Third, our study did not specifically take into account public transportation options when identifying food deserts. However, we believe that our use of household income is a good proxy of people’s financial ability to easily transport themselves to the nearest food store by car, taxi or bus. In Winnipeg, bus fare is expensive (especially if a parent is also paying for accompanying children; for example, 1 × $2.70 adult fare plus 2 × $2.20 child fare adds up to $14.20, round trip) and the existence of a local bus route would not necessarily increase access to a distant food store (especially also if one is bringing home a large volume of groceries). Furthermore, in Winnipeg, bus routes from central neighbourhoods to larger stores in suburban areas are often sporadic and inconvenient.
A final limitation of this study was that no structured metric (e.g. formal costing or objective assessment of food availability at the store level) was implemented in order to classify stores. As indicated earlier, candidate stores were initially identified through the local Yellow Pages, with validation by community dietitians working for the local regional health authority. Formally evaluating the characteristics of the retail food environment (cost and variety) is challenging and resource intensive; this may explain why other food desert studies have restricted their analyses only to the obvious large national chain food stores that are easy to identify. Resources permitting, we suggest that future studies should attempt to more formally evaluate cost and variety characteristics of local stores, with quantifiable criteria. We would argue, however, that in this study the verification undertaken by local public health dietitians is defensible given their intimate knowledge of local communities, and the limited resources available. Future studies should examine the impacts of food deserts on dietary behaviour and health outcomes, as well as residents’ experiences of living in food deserts.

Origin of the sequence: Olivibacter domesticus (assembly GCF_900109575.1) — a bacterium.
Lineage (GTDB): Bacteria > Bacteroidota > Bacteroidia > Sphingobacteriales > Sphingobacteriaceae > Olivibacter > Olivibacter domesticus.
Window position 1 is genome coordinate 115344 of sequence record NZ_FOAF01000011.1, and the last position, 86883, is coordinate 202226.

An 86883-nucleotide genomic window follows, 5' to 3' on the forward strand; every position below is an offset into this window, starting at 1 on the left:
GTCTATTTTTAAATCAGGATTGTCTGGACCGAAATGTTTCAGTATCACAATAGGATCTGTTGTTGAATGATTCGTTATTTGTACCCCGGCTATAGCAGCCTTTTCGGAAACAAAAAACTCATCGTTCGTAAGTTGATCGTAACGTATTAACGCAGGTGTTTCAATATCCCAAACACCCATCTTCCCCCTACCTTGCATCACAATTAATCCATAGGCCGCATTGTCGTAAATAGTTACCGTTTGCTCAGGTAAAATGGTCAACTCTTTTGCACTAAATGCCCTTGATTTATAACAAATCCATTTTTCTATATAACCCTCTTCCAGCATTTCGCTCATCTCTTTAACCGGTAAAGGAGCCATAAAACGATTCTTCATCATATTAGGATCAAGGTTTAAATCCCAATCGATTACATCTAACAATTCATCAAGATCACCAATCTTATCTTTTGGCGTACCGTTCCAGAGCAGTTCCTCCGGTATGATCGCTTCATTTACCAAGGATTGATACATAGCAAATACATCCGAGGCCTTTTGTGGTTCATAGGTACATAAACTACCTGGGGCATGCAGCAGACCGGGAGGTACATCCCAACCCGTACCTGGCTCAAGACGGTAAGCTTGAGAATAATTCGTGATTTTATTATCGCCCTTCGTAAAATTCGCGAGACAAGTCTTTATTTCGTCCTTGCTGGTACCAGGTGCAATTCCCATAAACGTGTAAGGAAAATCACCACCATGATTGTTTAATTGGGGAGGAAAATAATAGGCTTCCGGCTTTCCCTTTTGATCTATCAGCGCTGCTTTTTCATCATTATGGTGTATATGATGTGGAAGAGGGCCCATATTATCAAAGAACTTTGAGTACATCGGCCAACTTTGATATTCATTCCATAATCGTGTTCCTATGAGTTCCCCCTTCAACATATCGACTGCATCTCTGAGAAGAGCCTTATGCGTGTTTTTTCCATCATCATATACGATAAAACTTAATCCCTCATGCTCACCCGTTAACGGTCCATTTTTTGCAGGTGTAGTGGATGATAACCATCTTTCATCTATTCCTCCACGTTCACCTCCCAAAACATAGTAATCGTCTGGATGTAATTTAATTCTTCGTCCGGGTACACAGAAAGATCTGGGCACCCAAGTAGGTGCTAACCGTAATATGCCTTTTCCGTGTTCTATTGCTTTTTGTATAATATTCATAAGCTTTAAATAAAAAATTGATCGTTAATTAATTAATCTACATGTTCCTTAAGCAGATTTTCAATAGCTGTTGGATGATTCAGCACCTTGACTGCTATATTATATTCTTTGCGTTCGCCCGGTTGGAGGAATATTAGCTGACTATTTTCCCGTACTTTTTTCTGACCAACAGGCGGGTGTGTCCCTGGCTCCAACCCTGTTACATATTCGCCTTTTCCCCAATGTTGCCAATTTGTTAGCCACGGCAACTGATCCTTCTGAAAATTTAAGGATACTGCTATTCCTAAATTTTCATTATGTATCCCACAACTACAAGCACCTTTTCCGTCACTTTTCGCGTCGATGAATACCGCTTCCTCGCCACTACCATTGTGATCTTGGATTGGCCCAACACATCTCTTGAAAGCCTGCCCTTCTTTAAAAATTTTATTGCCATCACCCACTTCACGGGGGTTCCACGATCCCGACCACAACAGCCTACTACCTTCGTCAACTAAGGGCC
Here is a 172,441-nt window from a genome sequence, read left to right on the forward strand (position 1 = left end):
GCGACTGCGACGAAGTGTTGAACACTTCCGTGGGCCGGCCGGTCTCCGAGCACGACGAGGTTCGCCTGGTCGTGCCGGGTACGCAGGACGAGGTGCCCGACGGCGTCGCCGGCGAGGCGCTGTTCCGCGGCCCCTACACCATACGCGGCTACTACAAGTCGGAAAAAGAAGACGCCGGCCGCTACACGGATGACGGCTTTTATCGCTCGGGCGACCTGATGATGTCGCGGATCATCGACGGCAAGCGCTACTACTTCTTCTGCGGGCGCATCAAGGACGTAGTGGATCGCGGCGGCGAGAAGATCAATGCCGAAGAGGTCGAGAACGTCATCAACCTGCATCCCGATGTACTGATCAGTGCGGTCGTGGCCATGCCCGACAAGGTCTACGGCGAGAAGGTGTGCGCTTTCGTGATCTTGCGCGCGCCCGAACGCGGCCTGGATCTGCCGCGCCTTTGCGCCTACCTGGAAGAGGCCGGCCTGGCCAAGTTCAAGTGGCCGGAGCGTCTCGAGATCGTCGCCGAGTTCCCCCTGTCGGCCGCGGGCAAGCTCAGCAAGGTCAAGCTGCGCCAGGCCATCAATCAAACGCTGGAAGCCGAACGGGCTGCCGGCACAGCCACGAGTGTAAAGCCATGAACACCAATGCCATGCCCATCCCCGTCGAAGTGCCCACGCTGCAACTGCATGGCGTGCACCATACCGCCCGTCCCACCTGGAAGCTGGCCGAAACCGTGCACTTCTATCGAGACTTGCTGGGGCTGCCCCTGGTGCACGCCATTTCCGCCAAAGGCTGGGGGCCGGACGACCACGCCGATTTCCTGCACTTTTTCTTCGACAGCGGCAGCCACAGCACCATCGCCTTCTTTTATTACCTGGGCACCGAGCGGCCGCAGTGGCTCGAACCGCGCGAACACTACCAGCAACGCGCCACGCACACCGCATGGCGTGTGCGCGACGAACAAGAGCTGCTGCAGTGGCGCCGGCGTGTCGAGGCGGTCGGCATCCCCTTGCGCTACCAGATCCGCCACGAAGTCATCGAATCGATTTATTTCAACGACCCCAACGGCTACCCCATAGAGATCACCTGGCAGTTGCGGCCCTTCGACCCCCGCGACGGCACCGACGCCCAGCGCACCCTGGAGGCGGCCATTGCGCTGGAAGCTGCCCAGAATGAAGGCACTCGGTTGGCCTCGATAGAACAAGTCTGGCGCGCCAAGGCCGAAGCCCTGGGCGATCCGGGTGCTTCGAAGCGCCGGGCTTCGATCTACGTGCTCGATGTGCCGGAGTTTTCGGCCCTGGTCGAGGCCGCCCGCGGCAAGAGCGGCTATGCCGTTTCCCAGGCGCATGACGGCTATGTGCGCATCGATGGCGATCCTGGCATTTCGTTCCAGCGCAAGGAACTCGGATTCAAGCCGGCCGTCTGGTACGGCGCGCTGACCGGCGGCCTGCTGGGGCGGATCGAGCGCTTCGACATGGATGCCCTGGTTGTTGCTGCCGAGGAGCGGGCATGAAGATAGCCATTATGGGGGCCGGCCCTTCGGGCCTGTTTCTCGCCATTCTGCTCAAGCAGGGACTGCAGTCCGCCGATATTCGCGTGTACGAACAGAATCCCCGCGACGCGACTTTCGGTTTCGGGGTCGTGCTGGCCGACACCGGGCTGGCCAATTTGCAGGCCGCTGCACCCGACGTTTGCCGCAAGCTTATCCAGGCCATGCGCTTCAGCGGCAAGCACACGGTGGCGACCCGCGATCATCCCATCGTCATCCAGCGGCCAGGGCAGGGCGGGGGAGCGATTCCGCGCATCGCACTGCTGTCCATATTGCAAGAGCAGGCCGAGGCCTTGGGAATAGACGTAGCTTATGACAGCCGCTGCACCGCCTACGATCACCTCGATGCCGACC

This study has demonstrated that the presence of food deserts in Winnipeg, a city with persistently high rates of poverty, affects nearly one in 10 citizens. We found that areas of food deprivation and low income were clustered in the “core” or centre of the city; however, there were affected communities in suburban areas. The novel methods utilized in our study represent a transparent, reproducible process for routine surveillance and meaningful engagement with communities, retailers and decision makers. The inclusion of local full-service grocers in addition to national chain grocery stores provides a more realistic assessment of food desert existence. While adequate income is a priority for addressing food insecurity, assessing the prevalence of food deserts and presenting the data in an accessible manner also allows for knowledge mobilization and the addition of other important sociodemographic and foodscape data into the analysis. Our food desert outputs were formatted as spatial files, meaning that food desert layers may in the future be overlaid with other relevant data in both static maps and interactive mapping applications such as Google Earth,Footnote 39 providing a powerful tool for engaging stakeholders.
The authors would like to acknowledge the invaluable assistance of the Winnipeg Regional Health Authority public health dietitians in completion of this study.
Conflicts of interest
The authors have no conflicts of interest.
JS, CG and SE contributed to the study concept, data analysis and writing of the manuscript. MJ contributed to data analysis. All authors assisted in interpretation of results, manuscript revision and approved the final version.
Report a problem or mistake on this page
- Date modified: